Voting hasn’t always been easy for Hunts-in-Winter, 52, and members of his family. A member of the Standing Rock Sioux Nation, Hunts-in-Winter says his hyphenated last name has sometimes caused confusion at the polls./Courtesy Hunts-in-Winter
By Meena Venkataramanan | Arizona Republic
Timothy Hunts-in-Winter has used his tribal ID to vote for as long as he can remember. Originally from the Midwest, Hunts-in-Winter moved as a child to Arizona, where he has spent the past 40 years.
But voting hasn’t always been easy for Hunts-in-Winter, 52, and members of his family. A member of the Standing Rock Sioux Nation, Hunts-in-Winter says his hyphenated last name has sometimes caused confusion at the polls.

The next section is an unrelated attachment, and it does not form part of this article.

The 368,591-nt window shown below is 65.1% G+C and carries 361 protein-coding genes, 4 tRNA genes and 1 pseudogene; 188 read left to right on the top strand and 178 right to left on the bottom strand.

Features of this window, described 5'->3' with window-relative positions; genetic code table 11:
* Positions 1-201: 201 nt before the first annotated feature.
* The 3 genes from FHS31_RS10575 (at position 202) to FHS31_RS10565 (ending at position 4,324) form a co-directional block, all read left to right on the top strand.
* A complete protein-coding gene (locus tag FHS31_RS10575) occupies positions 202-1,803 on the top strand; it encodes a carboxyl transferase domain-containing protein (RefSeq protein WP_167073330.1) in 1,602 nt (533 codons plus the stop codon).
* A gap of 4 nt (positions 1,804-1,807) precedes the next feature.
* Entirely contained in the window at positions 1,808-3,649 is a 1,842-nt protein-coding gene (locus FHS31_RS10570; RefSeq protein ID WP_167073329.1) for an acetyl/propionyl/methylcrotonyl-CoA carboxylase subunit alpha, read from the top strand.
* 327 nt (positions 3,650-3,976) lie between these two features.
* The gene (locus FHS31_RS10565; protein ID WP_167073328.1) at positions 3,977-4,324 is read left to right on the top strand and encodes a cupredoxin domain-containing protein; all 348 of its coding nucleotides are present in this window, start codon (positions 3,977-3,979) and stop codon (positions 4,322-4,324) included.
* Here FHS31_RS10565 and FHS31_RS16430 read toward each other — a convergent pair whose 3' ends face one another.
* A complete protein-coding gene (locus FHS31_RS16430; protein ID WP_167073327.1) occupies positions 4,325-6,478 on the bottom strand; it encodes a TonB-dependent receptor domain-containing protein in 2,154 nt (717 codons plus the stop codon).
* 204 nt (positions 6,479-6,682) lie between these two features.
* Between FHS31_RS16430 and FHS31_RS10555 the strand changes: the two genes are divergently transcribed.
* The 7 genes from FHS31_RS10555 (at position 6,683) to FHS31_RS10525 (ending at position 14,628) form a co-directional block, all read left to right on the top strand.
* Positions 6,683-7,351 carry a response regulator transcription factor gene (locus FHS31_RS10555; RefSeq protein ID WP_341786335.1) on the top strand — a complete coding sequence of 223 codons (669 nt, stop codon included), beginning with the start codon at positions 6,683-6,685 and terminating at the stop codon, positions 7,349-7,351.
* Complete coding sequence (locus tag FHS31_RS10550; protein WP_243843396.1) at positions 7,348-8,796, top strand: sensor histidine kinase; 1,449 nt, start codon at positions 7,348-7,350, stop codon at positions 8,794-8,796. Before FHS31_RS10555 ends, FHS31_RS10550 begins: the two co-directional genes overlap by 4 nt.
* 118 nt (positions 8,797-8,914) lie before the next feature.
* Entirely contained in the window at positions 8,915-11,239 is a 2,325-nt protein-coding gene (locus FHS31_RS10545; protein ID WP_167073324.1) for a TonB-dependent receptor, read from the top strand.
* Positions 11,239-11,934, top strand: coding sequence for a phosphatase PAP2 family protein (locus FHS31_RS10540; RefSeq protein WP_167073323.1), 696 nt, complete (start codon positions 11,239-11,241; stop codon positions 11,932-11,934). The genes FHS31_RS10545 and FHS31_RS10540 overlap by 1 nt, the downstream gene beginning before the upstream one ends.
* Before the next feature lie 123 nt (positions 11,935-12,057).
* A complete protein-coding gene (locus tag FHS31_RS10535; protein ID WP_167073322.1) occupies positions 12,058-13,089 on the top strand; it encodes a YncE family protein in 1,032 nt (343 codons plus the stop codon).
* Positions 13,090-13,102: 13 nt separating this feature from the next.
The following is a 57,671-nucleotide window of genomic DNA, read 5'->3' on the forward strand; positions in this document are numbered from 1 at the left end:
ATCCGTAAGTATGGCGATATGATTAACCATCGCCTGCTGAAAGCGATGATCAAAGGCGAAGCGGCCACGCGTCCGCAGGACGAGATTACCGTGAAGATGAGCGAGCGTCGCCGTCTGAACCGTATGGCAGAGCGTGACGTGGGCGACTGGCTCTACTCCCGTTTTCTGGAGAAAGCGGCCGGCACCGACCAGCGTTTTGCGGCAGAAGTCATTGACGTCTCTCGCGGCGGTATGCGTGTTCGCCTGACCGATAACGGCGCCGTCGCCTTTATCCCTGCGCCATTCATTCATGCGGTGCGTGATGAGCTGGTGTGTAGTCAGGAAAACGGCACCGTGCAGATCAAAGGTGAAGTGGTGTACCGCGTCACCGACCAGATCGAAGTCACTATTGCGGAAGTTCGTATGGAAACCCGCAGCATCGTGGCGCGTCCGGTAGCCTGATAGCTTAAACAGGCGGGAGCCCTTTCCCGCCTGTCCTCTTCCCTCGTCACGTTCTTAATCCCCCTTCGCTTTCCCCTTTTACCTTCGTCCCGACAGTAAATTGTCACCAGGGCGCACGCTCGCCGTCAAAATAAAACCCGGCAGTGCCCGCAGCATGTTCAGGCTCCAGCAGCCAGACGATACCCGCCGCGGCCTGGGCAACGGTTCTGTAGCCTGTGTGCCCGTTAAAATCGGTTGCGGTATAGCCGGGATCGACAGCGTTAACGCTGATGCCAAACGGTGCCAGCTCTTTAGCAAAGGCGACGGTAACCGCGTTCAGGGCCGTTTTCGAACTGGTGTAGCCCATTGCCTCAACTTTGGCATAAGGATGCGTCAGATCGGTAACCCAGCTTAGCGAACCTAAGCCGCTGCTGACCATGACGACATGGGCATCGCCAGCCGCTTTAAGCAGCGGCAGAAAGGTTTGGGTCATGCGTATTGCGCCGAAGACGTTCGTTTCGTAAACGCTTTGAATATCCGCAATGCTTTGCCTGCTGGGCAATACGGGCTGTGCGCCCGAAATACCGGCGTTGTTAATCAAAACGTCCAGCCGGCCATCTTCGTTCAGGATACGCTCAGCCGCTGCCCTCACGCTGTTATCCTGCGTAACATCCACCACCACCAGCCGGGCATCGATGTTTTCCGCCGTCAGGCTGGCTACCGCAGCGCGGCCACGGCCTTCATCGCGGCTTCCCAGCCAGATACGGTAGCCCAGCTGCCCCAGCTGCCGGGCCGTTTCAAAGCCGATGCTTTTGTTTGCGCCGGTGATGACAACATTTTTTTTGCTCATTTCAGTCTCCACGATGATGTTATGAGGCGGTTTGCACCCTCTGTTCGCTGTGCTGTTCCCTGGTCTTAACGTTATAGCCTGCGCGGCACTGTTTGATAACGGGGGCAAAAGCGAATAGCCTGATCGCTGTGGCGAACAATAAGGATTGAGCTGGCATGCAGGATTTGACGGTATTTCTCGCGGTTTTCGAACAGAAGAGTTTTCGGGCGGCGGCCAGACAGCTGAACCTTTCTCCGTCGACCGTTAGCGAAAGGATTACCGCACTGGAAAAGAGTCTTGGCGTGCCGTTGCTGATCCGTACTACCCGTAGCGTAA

“It’s a Native name that’s common,” said the former public school teacher, who lives in Tempe. “So sometimes people do have problems with my signature and I prefer additional time for them to be able to call me to verify my signature because often I have to explain what my last name is.”
Currently, under Arizona law, ballots with mismatched signatures — signatures that don’t match what the state has on file — may be cured up to five business days after Election Day. But last month, Republican Gov. Doug Ducey signed into law a new voting bill, Senate Bill 1003, that specifies that ballots that are missing signatures entirely must be cured by 7 p.m. on Election Day. Indigenous voting rights advocates say this law, along with Senate Bill 1485, another bill signed by Ducey that removes voters from the permanent early voting list if they haven’t voted early in two consecutive primary and general elections, will disenfranchise Native American voters across the state.READ READ ON: